When dealing with paid advertising, there are a lot of terms you need to know. One of those is cost per conversion (not to be confused with cost per click), also called cost per action or cost per result. It’s important to have a good understanding of what conversions are and what they mean for your business, as well as how to calculate cost per conversion. We’ll break down the concept of conversions first, then walk you through how to calculate cost per conversion for your business.

Step One: Define Your Conversions

A conversion happens when someone visits your website from an ad and takes the action you want them to take. So the first step in calculating your cost per conversion is to define what a conversion is for your business. If your main goal is to bring traffic to your site, a conversion could simply be someone clicking on a blog article. If you run an online store, a conversion could be someone making a purchase. Maybe you have your phone number listed on your website and your idea of a conversion is a customer clicking that phone number on a mobile device and calling your business. Having multiple conversions is okay, too! For most businesses, except those selling online, a conversion is defined as the lead generation (i.e. phone call, contact form, email, etc.).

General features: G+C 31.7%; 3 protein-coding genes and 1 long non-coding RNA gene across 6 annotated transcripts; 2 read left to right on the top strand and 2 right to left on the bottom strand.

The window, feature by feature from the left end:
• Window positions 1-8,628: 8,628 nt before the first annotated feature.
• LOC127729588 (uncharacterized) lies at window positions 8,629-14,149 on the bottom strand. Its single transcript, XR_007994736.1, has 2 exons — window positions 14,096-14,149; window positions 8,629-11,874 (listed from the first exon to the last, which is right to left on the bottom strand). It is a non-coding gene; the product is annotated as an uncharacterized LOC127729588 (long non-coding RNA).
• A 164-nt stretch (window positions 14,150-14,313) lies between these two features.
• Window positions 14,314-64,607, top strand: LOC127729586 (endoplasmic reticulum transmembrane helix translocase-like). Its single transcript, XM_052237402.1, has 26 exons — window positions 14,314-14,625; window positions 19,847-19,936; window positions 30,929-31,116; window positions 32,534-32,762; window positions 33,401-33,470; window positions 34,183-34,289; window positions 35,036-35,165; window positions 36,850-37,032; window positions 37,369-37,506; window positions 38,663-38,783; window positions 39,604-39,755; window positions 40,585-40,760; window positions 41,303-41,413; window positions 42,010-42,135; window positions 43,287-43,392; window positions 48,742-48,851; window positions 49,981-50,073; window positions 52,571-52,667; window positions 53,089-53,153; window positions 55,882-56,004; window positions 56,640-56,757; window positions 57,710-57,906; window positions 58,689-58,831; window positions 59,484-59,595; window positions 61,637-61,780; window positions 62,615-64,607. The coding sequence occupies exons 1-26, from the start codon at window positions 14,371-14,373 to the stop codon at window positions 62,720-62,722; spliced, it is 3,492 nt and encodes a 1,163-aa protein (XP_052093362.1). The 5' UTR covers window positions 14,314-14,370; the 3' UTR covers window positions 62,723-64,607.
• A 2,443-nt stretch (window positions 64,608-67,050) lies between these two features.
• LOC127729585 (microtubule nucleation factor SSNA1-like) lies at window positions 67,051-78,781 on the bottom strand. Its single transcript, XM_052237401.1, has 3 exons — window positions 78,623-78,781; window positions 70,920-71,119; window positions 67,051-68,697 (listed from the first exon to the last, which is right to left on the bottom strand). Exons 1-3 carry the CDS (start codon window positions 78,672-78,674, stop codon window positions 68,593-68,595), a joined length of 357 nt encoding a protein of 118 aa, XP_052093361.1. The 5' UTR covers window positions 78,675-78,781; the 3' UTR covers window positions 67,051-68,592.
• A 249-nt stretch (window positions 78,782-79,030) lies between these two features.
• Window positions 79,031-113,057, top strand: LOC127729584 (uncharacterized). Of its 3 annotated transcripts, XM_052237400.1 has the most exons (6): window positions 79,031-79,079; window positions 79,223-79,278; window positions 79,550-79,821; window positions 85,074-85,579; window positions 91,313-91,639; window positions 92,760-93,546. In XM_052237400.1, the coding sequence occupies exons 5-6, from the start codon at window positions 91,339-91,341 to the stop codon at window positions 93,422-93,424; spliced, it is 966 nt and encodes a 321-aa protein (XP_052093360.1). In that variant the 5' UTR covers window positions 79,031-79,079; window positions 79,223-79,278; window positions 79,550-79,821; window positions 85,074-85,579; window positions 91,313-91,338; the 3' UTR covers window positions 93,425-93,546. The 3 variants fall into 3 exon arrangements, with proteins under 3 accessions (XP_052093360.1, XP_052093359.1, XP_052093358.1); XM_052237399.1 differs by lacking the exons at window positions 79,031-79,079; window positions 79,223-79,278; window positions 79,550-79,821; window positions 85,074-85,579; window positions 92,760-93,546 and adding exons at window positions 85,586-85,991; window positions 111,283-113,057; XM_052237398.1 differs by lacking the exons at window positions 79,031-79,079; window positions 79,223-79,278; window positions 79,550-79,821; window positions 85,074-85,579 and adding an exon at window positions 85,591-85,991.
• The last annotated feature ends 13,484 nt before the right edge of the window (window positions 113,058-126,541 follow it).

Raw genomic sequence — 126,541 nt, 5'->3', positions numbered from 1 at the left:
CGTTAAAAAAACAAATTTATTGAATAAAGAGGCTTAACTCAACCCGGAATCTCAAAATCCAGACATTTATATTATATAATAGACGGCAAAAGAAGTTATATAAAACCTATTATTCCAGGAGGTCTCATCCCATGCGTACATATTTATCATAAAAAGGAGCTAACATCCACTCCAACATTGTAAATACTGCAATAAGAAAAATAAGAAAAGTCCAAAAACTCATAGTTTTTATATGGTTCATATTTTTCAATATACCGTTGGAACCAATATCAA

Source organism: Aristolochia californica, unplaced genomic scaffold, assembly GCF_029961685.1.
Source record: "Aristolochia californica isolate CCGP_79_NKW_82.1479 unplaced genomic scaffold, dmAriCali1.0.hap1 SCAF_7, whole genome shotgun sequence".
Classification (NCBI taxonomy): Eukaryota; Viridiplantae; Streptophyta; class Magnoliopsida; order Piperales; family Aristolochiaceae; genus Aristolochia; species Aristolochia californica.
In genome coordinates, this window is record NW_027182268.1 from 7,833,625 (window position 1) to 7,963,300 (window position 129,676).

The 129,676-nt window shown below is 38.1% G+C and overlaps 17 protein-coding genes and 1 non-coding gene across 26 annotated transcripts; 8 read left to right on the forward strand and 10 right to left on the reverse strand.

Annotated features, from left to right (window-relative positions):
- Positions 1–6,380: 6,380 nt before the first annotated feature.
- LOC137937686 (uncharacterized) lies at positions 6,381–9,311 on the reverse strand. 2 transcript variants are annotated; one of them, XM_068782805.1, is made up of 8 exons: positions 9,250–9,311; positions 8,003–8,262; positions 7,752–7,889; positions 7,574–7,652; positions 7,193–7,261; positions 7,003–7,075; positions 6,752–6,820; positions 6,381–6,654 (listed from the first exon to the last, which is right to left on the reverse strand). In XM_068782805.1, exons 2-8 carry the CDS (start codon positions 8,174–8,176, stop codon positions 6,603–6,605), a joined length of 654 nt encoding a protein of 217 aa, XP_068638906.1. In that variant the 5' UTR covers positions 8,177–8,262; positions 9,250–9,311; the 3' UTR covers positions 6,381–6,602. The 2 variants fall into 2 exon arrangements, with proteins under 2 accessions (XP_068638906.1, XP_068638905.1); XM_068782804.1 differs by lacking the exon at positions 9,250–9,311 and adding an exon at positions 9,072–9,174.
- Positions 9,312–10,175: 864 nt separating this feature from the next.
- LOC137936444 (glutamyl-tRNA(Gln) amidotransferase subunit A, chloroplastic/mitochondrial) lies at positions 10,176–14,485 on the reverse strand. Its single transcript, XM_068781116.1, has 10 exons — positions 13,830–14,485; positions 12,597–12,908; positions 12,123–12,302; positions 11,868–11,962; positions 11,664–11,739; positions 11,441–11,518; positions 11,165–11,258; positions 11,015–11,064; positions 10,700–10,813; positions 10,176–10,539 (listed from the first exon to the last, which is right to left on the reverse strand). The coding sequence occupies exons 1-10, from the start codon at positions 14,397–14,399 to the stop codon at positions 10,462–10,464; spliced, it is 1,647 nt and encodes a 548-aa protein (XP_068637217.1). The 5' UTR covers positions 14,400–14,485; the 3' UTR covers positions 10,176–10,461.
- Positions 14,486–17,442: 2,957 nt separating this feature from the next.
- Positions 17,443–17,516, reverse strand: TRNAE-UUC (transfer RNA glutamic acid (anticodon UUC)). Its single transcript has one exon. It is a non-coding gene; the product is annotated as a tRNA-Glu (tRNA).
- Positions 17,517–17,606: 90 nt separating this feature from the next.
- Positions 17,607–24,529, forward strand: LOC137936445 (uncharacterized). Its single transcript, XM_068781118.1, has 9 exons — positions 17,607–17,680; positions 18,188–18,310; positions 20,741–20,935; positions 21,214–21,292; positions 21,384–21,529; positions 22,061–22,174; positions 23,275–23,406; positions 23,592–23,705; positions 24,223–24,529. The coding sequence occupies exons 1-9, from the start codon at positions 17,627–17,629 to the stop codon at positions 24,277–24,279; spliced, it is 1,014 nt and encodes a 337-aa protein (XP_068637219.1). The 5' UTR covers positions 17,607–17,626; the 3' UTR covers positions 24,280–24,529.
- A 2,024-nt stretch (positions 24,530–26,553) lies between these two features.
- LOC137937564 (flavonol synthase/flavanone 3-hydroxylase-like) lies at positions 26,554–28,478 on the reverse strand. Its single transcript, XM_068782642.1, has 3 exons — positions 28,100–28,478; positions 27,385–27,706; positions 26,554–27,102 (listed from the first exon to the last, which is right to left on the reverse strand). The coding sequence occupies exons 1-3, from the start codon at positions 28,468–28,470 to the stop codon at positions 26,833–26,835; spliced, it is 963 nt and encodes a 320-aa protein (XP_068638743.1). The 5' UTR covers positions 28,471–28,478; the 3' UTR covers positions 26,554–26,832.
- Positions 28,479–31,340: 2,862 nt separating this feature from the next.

Why Care About Conversion Rates?

Conversion rates are one of the easiest ways to judge how an ad (or type of ad) is performing. If you run a display campaign and end up with an exceptionally low conversion rate, you might consider trying a different approach to your advertising to bring in more conversions. On the flip side, if you run a campaign and end up with a high conversion rate, it’s easy to see that that campaign is working well for you and your business, so you may want to consider running more of that type of campaign in the future or increasing your budget. 

How to Calculate Cost Per Conversion

Cost per conversion is essentially what it costs your business to acquire a customer. Once you define your conversions, calculating cost per conversion is actually pretty easy. Simply take the cost of running the campaign and divide it by the number of conversions. For example, let’s say that your conversion is when someone makes a purchase from your website. If you spent $50 on running your campaign and 5 purchases were made, your cost per conversion would be $10. $50 divided by 5 conversions is $10 per conversion. 

It is a common misconception that cost per conversion is the cost of the actual conversion. It is the total cost of the clicks or impressions that it took to achieve that result.

What is a Good Cost Per Conversion?

A